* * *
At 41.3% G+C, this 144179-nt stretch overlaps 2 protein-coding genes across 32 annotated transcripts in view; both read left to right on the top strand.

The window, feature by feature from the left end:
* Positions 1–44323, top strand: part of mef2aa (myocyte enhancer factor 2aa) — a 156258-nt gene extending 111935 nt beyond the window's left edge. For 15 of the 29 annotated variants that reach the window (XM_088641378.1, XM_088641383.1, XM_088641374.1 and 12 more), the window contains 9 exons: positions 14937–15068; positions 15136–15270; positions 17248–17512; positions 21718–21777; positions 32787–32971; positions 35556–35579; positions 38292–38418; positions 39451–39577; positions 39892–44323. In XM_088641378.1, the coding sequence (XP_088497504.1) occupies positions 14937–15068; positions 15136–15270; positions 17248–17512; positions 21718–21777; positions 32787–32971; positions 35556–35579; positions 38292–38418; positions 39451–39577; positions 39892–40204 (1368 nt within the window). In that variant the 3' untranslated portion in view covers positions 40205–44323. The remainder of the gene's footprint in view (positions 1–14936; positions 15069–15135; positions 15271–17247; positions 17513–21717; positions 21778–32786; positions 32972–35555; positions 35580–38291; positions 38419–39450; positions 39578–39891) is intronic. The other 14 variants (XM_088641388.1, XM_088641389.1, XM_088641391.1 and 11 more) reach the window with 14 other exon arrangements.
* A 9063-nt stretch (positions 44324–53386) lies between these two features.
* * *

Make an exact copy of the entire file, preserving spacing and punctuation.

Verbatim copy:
At 41.3% G+C, this 144179-nt stretch overlaps 2 protein-coding genes across 32 annotated transcripts in view; both read left to right on the top strand.

The window, feature by feature from the left end:
* Positions 1–44323, top strand: part of mef2aa (myocyte enhancer factor 2aa) — a 156258-nt gene extending 111935 nt beyond the window's left edge. For 15 of the 29 annotated variants that reach the window (XM_088641378.1, XM_088641383.1, XM_088641374.1 and 12 more), the window contains 9 exons: positions 14937–15068; positions 15136–15270; positions 17248–17512; positions 21718–21777; positions 32787–32971; positions 35556–35579; positions 38292–38418; positions 39451–39577; positions 39892–44323. In XM_088641378.1, the coding sequence (XP_088497504.1) occupies positions 14937–15068; positions 15136–15270; positions 17248–17512; positions 21718–21777; positions 32787–32971; positions 35556–35579; positions 38292–38418; positions 39451–39577; positions 39892–40204 (1368 nt within the window). In that variant the 3' untranslated portion in view covers positions 40205–44323. The remainder of the gene's footprint in view (positions 1–14936; positions 15069–15135; positions 15271–17247; positions 17513–21717; positions 21778–32786; positions 32972–35555; positions 35580–38291; positions 38419–39450; positions 39578–39891) is intronic. The other 14 variants (XM_088641388.1, XM_088641389.1, XM_088641391.1 and 11 more) reach the window with 14 other exon arrangements.
* A 9063-nt stretch (positions 44324–53386) lies between these two features.